Although it may not be the most urgent concern right now, the world of genome editing and synthetic biology is one that has the infectious disease community increasingly worried.
Genome-editing technologies such as Clustered Regularly Interspaced Short Palindromic Repeats (CRISPR) allow scientists to edit DNA in specific sections of genetic code. These methods have grown in popularity as scientists continue to refine the process and work through many of the technical kinks. Researchers are increasingly worried, however, because the use of CRISPR without any sort of oversight triggers a whole host of ethical questions that have yet to be answered.
CRISPR has great potential to improve the human condition through research, medicine, agriculture, etc. With great power though, comes great responsibility; there is a real concern that the technology is moving too fast for its own good and too fast for governance, regulation, and oversight to keep up. Biosecurity experts have been raising the red flag about the disruptive nature of genome editing, pointing out that the manipulation of biological systems and processes can have untold consequences. A recent study published
by investigators from George Mason and Stanford universities notes that the technology must be taken seriously and the broader and ever-evolving landscape of biosecurity must be considered. For instance, it is possible that genome editing could one day be used to create biological weapons—think of a totally resistant tuberculosis or an influenza with increased virulence.
The growing popularity of genome editing also means that these technologies are no longer restricted to laboratories where there is some degree of oversight and regulatory processes; they now extend to the everyman’s garage. That’s right—there are people performing genome editing right in their own homes. DIY (Do It Yourself) biohacking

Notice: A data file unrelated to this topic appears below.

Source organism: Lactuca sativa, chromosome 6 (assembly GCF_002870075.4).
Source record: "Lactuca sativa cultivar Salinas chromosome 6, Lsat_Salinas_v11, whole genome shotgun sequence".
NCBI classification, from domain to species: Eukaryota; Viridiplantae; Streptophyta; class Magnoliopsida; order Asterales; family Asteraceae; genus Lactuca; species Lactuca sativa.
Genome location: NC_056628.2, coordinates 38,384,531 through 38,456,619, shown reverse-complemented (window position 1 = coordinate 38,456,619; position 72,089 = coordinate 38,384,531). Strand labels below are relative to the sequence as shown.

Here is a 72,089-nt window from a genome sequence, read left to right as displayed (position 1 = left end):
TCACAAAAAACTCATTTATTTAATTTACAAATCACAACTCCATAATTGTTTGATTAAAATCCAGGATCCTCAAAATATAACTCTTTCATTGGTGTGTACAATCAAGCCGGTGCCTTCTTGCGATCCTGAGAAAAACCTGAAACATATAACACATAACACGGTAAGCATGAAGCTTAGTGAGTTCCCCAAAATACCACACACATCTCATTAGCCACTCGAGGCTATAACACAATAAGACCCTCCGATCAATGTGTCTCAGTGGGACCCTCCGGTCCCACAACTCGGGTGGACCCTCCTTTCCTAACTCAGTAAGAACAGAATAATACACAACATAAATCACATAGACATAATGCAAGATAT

allows people to play around with gene editing technologies at home, with zero supervision or guidance. It’s not difficult to think about what the repercussions could be if the wrong person experiments with the genomic modification of viral or bacterial DNA.
A single bad actor aside, the world of genome editing lacks a set of ethical principles and overarching guidance. This rings especially true with the recent news
of a Chinese researcher who claimed to have engineered the first CRISPR-edited babies. Although there are massive ethical considerations and a global consensus to stay away from “designing” human embryos, this happened anyway. This highlights the point that some researchers may still be willing to go beyond the brink of safety and ethics, and that could have devastating consequences. Sure, genetically engineering mosquitos to wipe out malaria would be an amazing feat, but without proper regulation or framework for vetting the larger, more permanent ecosystem implications, we must exercise caution.
Consider the 2017 horsepox synthesis
that shook the science community. There, a researcher with “little specialized knowledge” synthesized an orthopoxvirus after mail-ordering DNA. Prior to publication, there were concerns within the biosecurity and biosafety communities regarding the implication of publishing a “how-to” for creating an orthopoxvirus and close relative of smallpox. As health security expert and co-author of the George Mason/Stanford biosecurity report Gregory Koblentz, PhD, noted
, “this research is all risk and no reward. Given the known risks of this research for pioneering a technique that can be used to recreate variola virus and the questionable benefits, I think this article raises serious questions about the proprietary of a private company sponsoring such high-risk research without any oversight.”
From horsepox to using CRISPR in babies to your DIY garage biohacker down the street, there are a host of reasons why genome editing is something to keep on your infectious disease radar in 2019. We mustn’t forget that, beyond the glimmering potential of CRISPR lies darker, more nefarious possibilities.